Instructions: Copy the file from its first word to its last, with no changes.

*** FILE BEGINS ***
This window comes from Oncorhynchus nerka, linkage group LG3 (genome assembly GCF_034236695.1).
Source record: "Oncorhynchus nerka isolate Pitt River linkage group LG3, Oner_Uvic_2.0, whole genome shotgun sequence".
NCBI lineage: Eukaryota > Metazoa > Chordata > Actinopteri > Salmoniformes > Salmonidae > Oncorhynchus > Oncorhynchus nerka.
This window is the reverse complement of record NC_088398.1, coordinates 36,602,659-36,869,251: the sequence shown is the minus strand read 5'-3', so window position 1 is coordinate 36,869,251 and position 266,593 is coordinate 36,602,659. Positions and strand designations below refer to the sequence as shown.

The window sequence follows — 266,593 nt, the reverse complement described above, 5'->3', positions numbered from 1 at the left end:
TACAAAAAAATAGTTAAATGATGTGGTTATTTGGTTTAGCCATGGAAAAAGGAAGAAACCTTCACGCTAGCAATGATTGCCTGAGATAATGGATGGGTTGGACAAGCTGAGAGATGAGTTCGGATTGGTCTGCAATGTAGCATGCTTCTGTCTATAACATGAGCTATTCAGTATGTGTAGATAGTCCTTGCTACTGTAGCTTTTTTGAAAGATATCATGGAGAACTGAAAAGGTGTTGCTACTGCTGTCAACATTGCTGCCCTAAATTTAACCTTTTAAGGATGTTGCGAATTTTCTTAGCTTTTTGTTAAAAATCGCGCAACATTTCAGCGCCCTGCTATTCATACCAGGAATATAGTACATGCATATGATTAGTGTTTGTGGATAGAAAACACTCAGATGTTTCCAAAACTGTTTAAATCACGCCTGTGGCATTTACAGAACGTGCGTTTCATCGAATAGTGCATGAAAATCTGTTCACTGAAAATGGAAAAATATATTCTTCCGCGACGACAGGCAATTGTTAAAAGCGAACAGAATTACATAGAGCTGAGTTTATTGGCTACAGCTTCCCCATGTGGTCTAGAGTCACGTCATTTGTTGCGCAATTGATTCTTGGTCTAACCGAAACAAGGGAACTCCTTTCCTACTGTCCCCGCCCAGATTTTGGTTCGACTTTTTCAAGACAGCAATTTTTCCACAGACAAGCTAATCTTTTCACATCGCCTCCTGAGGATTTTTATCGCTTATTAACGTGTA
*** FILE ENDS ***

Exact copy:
This window comes from Oncorhynchus nerka, linkage group LG3 (genome assembly GCF_034236695.1).
Source record: "Oncorhynchus nerka isolate Pitt River linkage group LG3, Oner_Uvic_2.0, whole genome shotgun sequence".
NCBI lineage: Eukaryota > Metazoa > Chordata > Actinopteri > Salmoniformes > Salmonidae > Oncorhynchus > Oncorhynchus nerka.
This window is the reverse complement of record NC_088398.1, coordinates 36,602,659-36,869,251: the sequence shown is the minus strand read 5'-3', so window position 1 is coordinate 36,869,251 and position 266,593 is coordinate 36,602,659. Positions and strand designations below refer to the sequence as shown.

The window sequence follows — 266,593 nt, the reverse complement described above, 5'->3', positions numbered from 1 at the left end:
TACAAAAAAATAGTTAAATGATGTGGTTATTTGGTTTAGCCATGGAAAAAGGAAGAAACCTTCACGCTAGCAATGATTGCCTGAGATAATGGATGGGTTGGACAAGCTGAGAGATGAGTTCGGATTGGTCTGCAATGTAGCATGCTTCTGTCTATAACATGAGCTATTCAGTATGTGTAGATAGTCCTTGCTACTGTAGCTTTTTTGAAAGATATCATGGAGAACTGAAAAGGTGTTGCTACTGCTGTCAACATTGCTGCCCTAAATTTAACCTTTTAAGGATGTTGCGAATTTTCTTAGCTTTTTGTTAAAAATCGCGCAACATTTCAGCGCCCTGCTATTCATACCAGGAATATAGTACATGCATATGATTAGTGTTTGTGGATAGAAAACACTCAGATGTTTCCAAAACTGTTTAAATCACGCCTGTGGCATTTACAGAACGTGCGTTTCATCGAATAGTGCATGAAAATCTGTTCACTGAAAATGGAAAAATATATTCTTCCGCGACGACAGGCAATTGTTAAAAGCGAACAGAATTACATAGAGCTGAGTTTATTGGCTACAGCTTCCCCATGTGGTCTAGAGTCACGTCATTTGTTGCGCAATTGATTCTTGGTCTAACCGAAACAAGGGAACTCCTTTCCTACTGTCCCCGCCCAGATTTTGGTTCGACTTTTTCAAGACAGCAATTTTTCCACAGACAAGCTAATCTTTTCACATCGCCTCCTGAGGATTTTTATCGCTTATTAACGTGTA